The Best Laid Plans of Mice & MenOne of the things about taking off on a big trip which is to include many of the major fossicking areas along the way is that it makes you become a little bit more selective about what you pick up and what you target.
One of our early targets was to be malachite and since Burra SA was on our route we thought we would scour the place to see if there were any stray pieces laying about. The information centre had 2 pieces for sale, something smaller than a bantam chooks egg which was poor quality & only suitable for a specimen and costing $25. Apparently these were the last remaining pieces available in Burra.
Coober Pedy was our next point of interest where we did the tourist thing looking at all the major opal shops; funnily enough very few had any reasonably priced rough for sale. There didn’t seem to be much going on around the field in the way of mining, just the odd one here & there. One point of note was that the fields begin about 40 km south of Coober Pedy now.
The Breakaways about 30 km from the town was well worth a visit. The absolute magical quality about the landscape and the cultural significance to the Aboriginal People leave you in awe. We continued beyond the Breakaways returning to Coober Pedy via the Dog Fence and the Oodnadatta Track. Well worth the two day stopover.
The Mintabi Opal Fields; surely we must crack it right this time. Marla is the place to obtain permits to enter Aboriginal Land and at the same time to refuel. Although Mintibi is only 36 km from the Stuart Highway, it is rugged country and good preparation is everything and so is good information. After refuelling I made enquiries about the road condition from the local service station owner. “yes, you will get through if you take your time, allow 4-5 hours” Will we make it with the caravan? I asked. “you’ve got to be bloody joking mate, 4x4 are lucky to make it at this stage. We’ve had a lot of water” Strike 3. Its worth commenting, the landscape is beautiful and green, grass is 60cm high everywhere you look.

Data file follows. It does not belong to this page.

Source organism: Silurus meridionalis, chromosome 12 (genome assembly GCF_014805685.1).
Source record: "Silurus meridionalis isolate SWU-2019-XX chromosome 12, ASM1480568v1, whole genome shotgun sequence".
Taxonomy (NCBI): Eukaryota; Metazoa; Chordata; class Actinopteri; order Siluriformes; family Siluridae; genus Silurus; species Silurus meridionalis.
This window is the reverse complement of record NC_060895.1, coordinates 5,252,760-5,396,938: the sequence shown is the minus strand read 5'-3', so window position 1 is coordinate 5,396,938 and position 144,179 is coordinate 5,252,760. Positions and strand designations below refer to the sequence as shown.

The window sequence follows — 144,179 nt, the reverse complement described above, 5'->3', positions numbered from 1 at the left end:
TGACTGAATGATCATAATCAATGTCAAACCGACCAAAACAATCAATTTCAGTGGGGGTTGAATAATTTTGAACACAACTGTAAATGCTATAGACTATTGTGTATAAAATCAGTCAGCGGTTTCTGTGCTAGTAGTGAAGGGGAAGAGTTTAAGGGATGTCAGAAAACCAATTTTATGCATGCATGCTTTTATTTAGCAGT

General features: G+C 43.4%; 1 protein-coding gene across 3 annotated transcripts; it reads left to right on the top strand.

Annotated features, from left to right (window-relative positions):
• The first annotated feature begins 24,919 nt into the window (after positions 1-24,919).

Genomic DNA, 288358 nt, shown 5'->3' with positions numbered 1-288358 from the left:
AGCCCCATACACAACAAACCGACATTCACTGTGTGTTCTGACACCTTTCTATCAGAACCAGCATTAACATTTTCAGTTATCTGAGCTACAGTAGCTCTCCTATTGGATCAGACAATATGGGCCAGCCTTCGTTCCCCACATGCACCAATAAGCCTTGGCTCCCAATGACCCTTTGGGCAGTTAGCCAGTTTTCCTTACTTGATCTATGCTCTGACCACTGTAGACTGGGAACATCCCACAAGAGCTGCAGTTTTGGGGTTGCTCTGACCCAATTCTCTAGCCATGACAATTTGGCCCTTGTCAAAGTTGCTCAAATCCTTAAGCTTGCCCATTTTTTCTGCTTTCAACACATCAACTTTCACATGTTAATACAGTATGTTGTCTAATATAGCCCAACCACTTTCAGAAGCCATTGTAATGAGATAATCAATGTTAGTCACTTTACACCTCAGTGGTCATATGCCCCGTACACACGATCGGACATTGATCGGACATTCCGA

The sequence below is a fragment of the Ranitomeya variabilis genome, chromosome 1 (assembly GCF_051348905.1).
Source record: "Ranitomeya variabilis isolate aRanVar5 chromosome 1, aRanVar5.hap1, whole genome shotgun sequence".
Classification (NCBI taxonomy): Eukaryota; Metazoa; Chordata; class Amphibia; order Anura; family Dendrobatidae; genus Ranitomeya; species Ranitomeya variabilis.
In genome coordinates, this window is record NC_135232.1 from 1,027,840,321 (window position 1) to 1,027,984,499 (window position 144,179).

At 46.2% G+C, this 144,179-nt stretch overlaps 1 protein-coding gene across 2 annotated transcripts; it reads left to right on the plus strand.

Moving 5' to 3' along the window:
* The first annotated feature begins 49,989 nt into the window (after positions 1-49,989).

Moving on, we decided to take some time moving up to Alice Springs making Erldunda our next stop, from here we would visit Kings Canyon. (we visited Uluru last visit year) Kings Canyon is 270km from Erldunda. This trip proved to be very interesting as several of the flood ways along the road still had sand across them from the recent floods one in particular was 75 cm deep; the only reason traffic was able to get through was that someone had cleared just enough room to let the tour buses through. Imagine two vertical walls of sand with an 2.5 m slot through the centre to allow vehicles to get through, evidence of the amount of rain that had deluged the area.
Kings Canyon was magnificent with the colours of the orange & red sandstone against the blue sky and lush greenery, the flowing water in the creek and plenty of birdlife made the visit very rewarding. Success at last.